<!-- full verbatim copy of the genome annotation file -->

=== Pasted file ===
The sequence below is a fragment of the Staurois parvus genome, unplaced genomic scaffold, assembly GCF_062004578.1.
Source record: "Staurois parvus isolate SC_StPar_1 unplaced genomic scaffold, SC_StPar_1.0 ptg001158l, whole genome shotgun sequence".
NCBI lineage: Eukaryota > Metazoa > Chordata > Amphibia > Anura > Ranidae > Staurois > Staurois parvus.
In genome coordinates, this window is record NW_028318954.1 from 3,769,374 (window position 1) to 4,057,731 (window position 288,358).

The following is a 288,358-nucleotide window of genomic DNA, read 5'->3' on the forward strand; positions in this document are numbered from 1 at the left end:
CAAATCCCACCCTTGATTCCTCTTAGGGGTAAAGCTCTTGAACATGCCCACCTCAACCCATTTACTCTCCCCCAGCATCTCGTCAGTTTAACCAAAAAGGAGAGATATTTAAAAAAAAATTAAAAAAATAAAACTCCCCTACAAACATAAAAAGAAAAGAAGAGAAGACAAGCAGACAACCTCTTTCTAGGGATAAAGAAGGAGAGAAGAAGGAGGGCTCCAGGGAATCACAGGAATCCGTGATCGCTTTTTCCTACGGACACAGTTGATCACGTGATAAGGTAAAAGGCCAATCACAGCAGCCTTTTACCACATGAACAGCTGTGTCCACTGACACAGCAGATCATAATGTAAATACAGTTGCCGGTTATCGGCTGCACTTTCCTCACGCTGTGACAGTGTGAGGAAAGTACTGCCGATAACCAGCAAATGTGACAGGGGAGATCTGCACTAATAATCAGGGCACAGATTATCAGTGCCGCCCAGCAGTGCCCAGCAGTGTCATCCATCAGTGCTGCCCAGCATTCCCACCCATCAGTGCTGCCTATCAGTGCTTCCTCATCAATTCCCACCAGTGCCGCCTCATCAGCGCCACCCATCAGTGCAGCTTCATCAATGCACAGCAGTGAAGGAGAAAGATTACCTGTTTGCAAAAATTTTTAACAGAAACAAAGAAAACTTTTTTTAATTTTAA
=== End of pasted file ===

The sequence below is a fragment of the Staurois parvus genome, unplaced genomic scaffold, assembly GCF_062004578.1.
Source record: "Staurois parvus isolate SC_StPar_1 unplaced genomic scaffold, SC_StPar_1.0 ptg001158l, whole genome shotgun sequence".
NCBI lineage: Eukaryota > Metazoa > Chordata > Amphibia > Anura > Ranidae > Staurois > Staurois parvus.
In genome coordinates, this window is record NW_028318954.1 from 3,769,374 (window position 1) to 4,057,731 (window position 288,358).

The following is a 288,358-nucleotide window of genomic DNA, read 5'->3' on the forward strand; positions in this document are numbered from 1 at the left end:
CAAATCCCACCCTTGATTCCTCTTAGGGGTAAAGCTCTTGAACATGCCCACCTCAACCCATTTACTCTCCCCCAGCATCTCGTCAGTTTAACCAAAAAGGAGAGATATTTAAAAAAAAATTAAAAAAATAAAACTCCCCTACAAACATAAAAAGAAAAGAAGAGAAGACAAGCAGACAACCTCTTTCTAGGGATAAAGAAGGAGAGAAGAAGGAGGGCTCCAGGGAATCACAGGAATCCGTGATCGCTTTTTCCTACGGACACAGTTGATCACGTGATAAGGTAAAAGGCCAATCACAGCAGCCTTTTACCACATGAACAGCTGTGTCCACTGACACAGCAGATCATAATGTAAATACAGTTGCCGGTTATCGGCTGCACTTTCCTCACGCTGTGACAGTGTGAGGAAAGTACTGCCGATAACCAGCAAATGTGACAGGGGAGATCTGCACTAATAATCAGGGCACAGATTATCAGTGCCGCCCAGCAGTGCCCAGCAGTGTCATCCATCAGTGCTGCCCAGCATTCCCACCCATCAGTGCTGCCTATCAGTGCTTCCTCATCAATTCCCACCAGTGCCGCCTCATCAGCGCCACCCATCAGTGCAGCTTCATCAATGCACAGCAGTGAAGGAGAAAGATTACCTGTTTGCAAAAATTTTTAACAGAAACAAAGAAAACTTTTTTTAATTTTAA